The Body Acoustic gets things going again with a great "Hell's Kitchen". By this time you realize all of the names involve New York City and, although not quite the standard jazz package, The Body Acoustic clearly create a sense of the city's various areas as if you were shuffling through any of them on a dark, foggy evening. Brecker takes a great deal of talent to the proceedings here. He also lets loose more on his trumpet with a jazzy improvised style before the song peters out. The highlight is the punchy and robust "New York Descargas" that wastes little time wanting you to move your head or bob around in your chair. The song takes a more distinct Latin or salsa flair as well for great results. Brecker also brings to mind some jazz greats with his runs and fills.

The only moment where things come to be rather weak is the repetitive and at times arduous "Acoustic Metal", lacking any of the verve or chutzpah to make it at least mildly interesting. Thankfully, the Body Acoustic rights the ship with the slightly more rambunctious "N.Y.Cool", which is very cool indeed in that quiet jazz club manner. Overall though, the Body Acoustic is a strong collection that reminds the listener that jazz like this is still timeless.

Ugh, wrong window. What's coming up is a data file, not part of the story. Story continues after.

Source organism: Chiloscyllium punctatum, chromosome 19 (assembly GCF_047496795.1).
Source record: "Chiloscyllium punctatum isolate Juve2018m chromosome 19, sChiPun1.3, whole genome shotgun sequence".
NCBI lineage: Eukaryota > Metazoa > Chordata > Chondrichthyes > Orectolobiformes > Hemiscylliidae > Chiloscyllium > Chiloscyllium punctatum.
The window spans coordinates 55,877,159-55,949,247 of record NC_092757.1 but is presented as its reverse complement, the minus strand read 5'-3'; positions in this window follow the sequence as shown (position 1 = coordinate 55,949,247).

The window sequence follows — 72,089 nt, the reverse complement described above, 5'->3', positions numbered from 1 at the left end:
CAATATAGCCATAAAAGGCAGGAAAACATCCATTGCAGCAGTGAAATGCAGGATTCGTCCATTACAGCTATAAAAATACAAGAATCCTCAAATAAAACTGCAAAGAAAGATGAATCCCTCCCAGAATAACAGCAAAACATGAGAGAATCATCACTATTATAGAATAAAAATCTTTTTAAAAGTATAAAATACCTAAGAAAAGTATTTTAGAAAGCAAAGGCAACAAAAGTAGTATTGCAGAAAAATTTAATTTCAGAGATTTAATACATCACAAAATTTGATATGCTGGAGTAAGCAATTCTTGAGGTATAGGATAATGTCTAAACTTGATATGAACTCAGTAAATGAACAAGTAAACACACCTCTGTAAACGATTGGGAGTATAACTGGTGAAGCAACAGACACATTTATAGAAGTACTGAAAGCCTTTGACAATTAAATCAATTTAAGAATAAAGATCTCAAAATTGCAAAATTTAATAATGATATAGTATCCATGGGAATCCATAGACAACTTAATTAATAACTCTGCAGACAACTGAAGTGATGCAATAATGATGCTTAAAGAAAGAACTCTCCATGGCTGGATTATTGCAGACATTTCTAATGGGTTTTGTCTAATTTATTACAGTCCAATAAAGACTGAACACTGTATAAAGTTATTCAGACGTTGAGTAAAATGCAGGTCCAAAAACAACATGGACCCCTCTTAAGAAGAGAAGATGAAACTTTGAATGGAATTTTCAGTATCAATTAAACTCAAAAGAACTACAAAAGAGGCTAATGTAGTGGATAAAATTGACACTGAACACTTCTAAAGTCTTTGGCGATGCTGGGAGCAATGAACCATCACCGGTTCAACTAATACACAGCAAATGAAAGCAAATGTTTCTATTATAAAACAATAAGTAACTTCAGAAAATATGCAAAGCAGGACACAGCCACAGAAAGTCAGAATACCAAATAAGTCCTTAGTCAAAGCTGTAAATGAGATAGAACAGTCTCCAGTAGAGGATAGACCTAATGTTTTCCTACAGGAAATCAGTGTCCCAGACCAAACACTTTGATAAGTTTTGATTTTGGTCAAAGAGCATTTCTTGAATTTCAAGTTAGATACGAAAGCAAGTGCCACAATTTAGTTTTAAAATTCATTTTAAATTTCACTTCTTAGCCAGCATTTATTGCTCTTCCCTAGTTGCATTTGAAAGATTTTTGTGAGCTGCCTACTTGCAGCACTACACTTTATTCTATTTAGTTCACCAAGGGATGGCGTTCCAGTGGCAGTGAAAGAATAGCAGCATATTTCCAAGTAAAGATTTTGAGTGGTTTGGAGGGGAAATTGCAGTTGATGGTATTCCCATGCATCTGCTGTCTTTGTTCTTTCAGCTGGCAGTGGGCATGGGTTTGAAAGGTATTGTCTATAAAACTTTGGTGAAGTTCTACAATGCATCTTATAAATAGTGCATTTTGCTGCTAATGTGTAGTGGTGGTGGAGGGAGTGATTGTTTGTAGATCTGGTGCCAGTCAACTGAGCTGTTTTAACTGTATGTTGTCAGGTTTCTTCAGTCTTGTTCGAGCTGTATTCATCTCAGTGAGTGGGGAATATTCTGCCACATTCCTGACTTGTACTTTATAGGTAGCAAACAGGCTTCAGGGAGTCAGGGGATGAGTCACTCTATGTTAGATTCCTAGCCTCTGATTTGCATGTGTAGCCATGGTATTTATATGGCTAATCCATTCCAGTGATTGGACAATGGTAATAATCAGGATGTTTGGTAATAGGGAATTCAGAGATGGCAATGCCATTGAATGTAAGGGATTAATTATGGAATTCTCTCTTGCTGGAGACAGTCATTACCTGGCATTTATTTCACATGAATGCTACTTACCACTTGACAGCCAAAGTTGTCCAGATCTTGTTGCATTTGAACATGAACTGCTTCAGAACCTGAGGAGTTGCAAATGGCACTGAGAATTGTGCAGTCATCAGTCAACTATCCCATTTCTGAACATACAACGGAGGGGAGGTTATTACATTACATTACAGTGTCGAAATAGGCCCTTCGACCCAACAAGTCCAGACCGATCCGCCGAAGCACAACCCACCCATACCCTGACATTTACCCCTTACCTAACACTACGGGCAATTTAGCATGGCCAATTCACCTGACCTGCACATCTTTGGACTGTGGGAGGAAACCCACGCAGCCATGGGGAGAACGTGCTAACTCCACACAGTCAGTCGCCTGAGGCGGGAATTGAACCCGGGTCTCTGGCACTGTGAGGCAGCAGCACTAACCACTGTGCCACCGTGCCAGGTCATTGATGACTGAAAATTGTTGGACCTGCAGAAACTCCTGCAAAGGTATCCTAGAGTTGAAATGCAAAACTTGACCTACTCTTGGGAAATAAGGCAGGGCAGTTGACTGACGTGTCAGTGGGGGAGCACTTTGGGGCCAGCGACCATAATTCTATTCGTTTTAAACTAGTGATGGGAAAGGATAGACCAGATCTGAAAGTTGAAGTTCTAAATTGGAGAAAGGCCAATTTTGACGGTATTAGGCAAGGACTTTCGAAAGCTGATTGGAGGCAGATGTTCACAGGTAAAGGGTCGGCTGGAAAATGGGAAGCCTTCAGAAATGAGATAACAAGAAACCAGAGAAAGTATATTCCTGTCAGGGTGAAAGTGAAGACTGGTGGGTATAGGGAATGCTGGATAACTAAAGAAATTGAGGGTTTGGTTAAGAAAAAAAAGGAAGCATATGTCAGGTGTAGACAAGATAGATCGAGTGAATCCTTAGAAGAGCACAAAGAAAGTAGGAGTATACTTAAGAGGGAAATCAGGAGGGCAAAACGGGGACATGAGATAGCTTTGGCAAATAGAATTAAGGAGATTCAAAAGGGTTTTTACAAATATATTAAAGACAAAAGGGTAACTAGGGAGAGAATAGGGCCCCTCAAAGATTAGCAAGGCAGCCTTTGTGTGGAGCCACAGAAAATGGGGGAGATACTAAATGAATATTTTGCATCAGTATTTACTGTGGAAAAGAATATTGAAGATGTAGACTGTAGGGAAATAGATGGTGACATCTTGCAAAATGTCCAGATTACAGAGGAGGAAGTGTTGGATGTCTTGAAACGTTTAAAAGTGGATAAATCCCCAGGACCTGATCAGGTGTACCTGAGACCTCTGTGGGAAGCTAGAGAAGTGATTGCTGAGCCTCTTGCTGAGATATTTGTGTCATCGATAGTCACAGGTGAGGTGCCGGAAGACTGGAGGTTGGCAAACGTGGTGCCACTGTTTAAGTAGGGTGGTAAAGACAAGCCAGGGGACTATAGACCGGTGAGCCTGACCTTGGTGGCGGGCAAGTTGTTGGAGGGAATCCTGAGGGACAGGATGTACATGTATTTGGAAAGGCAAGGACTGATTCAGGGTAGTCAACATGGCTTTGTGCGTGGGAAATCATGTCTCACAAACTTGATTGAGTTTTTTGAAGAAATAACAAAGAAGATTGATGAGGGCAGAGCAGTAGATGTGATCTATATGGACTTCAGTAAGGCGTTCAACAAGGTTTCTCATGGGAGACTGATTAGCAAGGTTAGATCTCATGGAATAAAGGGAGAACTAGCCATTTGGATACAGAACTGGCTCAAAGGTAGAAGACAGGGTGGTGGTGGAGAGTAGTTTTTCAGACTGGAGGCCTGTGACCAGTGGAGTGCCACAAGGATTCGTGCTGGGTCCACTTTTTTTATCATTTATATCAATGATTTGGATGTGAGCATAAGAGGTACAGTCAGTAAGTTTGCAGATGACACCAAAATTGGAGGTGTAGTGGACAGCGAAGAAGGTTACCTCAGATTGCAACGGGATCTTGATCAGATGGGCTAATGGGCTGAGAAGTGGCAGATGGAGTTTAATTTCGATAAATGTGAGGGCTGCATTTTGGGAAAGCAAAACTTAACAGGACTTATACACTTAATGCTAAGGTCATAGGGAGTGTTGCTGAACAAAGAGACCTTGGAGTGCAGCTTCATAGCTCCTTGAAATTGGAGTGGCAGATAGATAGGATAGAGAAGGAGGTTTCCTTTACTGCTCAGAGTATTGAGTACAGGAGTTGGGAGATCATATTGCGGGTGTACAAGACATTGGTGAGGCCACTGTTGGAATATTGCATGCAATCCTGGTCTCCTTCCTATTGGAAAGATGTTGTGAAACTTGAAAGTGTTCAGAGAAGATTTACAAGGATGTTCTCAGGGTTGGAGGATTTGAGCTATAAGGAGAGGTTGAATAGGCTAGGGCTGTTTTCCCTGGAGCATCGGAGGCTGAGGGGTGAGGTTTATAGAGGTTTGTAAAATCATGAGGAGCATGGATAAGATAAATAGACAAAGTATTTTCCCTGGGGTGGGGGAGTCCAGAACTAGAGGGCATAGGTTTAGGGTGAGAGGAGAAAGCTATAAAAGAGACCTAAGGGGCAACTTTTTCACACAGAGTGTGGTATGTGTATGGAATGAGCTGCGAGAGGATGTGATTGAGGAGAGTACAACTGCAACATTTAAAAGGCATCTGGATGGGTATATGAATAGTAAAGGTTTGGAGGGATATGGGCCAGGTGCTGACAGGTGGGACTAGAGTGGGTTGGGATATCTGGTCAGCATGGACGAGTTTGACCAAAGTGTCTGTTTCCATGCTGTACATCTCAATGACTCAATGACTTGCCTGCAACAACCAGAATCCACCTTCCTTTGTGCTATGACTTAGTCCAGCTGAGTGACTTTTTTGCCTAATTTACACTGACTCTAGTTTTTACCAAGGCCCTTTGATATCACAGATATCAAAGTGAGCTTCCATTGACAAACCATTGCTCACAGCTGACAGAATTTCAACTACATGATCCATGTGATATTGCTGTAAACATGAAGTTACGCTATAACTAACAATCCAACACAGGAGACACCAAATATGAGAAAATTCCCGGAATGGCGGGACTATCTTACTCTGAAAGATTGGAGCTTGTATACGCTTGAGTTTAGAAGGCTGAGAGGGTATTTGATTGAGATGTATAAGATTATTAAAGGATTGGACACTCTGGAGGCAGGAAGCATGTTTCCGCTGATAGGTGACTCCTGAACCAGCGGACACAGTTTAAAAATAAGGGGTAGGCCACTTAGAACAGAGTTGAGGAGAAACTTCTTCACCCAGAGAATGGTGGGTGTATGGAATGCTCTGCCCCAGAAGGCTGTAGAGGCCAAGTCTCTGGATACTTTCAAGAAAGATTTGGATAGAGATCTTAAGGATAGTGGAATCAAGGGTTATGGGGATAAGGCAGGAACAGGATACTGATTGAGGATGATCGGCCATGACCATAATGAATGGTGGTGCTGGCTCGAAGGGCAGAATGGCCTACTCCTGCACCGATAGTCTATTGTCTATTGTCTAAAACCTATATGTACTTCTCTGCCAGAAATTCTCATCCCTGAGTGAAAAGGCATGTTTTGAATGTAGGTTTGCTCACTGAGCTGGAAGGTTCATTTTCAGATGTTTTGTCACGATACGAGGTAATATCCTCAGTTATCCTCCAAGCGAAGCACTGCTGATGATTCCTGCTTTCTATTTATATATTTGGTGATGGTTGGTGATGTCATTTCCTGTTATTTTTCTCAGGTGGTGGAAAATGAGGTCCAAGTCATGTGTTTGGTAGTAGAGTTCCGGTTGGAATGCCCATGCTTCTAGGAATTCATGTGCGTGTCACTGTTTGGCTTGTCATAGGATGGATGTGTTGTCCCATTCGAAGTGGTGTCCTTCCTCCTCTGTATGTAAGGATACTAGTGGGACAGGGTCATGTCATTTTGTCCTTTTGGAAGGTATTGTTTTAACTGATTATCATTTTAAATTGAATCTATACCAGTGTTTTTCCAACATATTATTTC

Please Donate to Help Save PopMatters

PopMatters have been informed by our current technology provider that we have until December to move off their service. We are moving to WordPress and a new host, but we really need your help to fund the move and further development.


Music

Books

Film

Recent
Books

The Power of Restraint in Sophie Yanow, Paco Roca, and Elisa Macellari's New Graphic Novels

The magical quality that makes or breaks a graphic novel lies somewhere in that liminal space in which art and literature intersect.

Books

'People of the City' Is an Unrelenting Critique of Colonial Ideology and Praxis

Cyprian Ekwensi's People of the City is a vivid tale of class struggle and identity reclamation in the shadows of colonialism's reign.

Music

1979's 'This Heat' Remains a Lodestone for Avant-Rock Adventure

On their self-titled debut, available for the first time on digital formats, This Heat delivered an all-time classic stitched together from several years of experiments.

Film

'The Edge of Democracy' and Parallels of Political Crises

Academy Award-nominated documentary The Edge of Democracy, now streaming on Netflix, lays bare the political parallels of the rise of Bolsonaro's Brazil with Trump's America.

Music

The Pogues' 'The BBC Sessions 1984-1986' Honors Working-Class Heroes

The Pogues' BBC Sessions 1984-1986 is a welcome chapter in the musical story of these working-class heroes, who reminded listeners of the beauty and dignity of the strong, sooty backs upon which our industrialized world was built.

Music

Mary Halvorson Creates Cacophony to Aestheticize on 'Artlessly Falling'